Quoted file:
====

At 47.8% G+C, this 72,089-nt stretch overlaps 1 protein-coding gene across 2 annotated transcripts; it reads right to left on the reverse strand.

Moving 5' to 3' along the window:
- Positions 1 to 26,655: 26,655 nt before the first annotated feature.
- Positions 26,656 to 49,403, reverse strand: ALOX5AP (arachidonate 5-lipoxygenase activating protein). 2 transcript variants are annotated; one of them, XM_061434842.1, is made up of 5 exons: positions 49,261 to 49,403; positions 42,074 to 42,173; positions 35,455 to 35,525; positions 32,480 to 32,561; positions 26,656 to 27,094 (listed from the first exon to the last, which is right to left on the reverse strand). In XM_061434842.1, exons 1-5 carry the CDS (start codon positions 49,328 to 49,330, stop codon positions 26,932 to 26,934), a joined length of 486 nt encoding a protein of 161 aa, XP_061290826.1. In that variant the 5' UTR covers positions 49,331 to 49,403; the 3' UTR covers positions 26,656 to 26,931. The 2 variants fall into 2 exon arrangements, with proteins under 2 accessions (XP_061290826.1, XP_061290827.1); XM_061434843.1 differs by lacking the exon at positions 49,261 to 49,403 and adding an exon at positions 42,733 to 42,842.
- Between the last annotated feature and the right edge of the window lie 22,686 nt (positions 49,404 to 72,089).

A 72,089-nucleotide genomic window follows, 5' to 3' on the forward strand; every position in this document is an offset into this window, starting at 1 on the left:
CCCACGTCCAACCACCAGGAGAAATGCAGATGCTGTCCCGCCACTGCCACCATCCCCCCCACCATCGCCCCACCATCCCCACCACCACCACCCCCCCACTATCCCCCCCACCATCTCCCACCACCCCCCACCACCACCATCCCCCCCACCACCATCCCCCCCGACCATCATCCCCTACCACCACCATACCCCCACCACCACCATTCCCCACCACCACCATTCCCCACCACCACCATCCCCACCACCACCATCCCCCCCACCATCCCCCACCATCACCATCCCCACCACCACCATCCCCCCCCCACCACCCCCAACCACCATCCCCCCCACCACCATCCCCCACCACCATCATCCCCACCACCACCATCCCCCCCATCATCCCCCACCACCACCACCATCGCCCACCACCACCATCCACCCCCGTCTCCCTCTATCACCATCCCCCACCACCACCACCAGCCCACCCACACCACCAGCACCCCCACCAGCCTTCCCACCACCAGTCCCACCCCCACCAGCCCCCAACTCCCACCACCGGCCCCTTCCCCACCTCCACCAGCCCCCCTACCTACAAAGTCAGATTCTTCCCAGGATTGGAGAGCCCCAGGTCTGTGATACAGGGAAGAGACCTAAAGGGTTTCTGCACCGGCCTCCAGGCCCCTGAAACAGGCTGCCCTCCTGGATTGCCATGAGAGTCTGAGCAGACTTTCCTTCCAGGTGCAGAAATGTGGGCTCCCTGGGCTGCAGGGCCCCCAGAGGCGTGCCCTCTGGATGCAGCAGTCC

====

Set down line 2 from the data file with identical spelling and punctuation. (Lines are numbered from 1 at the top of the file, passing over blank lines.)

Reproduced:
Moving 5' to 3' along the window: